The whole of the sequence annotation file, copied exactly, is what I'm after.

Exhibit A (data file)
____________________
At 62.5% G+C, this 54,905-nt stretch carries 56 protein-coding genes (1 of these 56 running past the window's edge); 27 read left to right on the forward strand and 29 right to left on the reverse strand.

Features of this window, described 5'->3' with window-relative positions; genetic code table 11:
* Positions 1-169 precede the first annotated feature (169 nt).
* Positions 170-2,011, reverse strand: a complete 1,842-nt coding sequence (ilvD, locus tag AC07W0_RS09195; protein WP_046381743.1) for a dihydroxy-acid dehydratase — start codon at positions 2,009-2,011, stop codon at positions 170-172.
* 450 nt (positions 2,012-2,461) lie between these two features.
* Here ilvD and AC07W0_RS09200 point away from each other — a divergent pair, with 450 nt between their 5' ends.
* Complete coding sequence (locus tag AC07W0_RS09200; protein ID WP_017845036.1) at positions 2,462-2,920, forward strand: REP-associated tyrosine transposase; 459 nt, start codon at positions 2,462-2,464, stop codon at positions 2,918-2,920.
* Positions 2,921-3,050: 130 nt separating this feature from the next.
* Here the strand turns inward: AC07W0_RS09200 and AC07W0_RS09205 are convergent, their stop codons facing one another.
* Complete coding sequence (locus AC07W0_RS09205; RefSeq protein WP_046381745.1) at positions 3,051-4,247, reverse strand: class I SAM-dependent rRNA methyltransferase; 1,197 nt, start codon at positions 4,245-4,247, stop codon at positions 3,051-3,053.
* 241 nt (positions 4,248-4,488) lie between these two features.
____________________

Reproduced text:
At 62.5% G+C, this 54,905-nt stretch carries 56 protein-coding genes (1 of these 56 running past the window's edge); 27 read left to right on the forward strand and 29 right to left on the reverse strand.

Features of this window, described 5'->3' with window-relative positions; genetic code table 11:
* Positions 1-169 precede the first annotated feature (169 nt).
* Positions 170-2,011, reverse strand: a complete 1,842-nt coding sequence (ilvD, locus tag AC07W0_RS09195; protein WP_046381743.1) for a dihydroxy-acid dehydratase — start codon at positions 2,009-2,011, stop codon at positions 170-172.
* 450 nt (positions 2,012-2,461) lie between these two features.
* Here ilvD and AC07W0_RS09200 point away from each other — a divergent pair, with 450 nt between their 5' ends.
* Complete coding sequence (locus tag AC07W0_RS09200; protein ID WP_017845036.1) at positions 2,462-2,920, forward strand: REP-associated tyrosine transposase; 459 nt, start codon at positions 2,462-2,464, stop codon at positions 2,918-2,920.
* Positions 2,921-3,050: 130 nt separating this feature from the next.
* Here the strand turns inward: AC07W0_RS09200 and AC07W0_RS09205 are convergent, their stop codons facing one another.
* Complete coding sequence (locus AC07W0_RS09205; RefSeq protein WP_046381745.1) at positions 3,051-4,247, reverse strand: class I SAM-dependent rRNA methyltransferase; 1,197 nt, start codon at positions 4,245-4,247, stop codon at positions 3,051-3,053.
* 241 nt (positions 4,248-4,488) lie between these two features.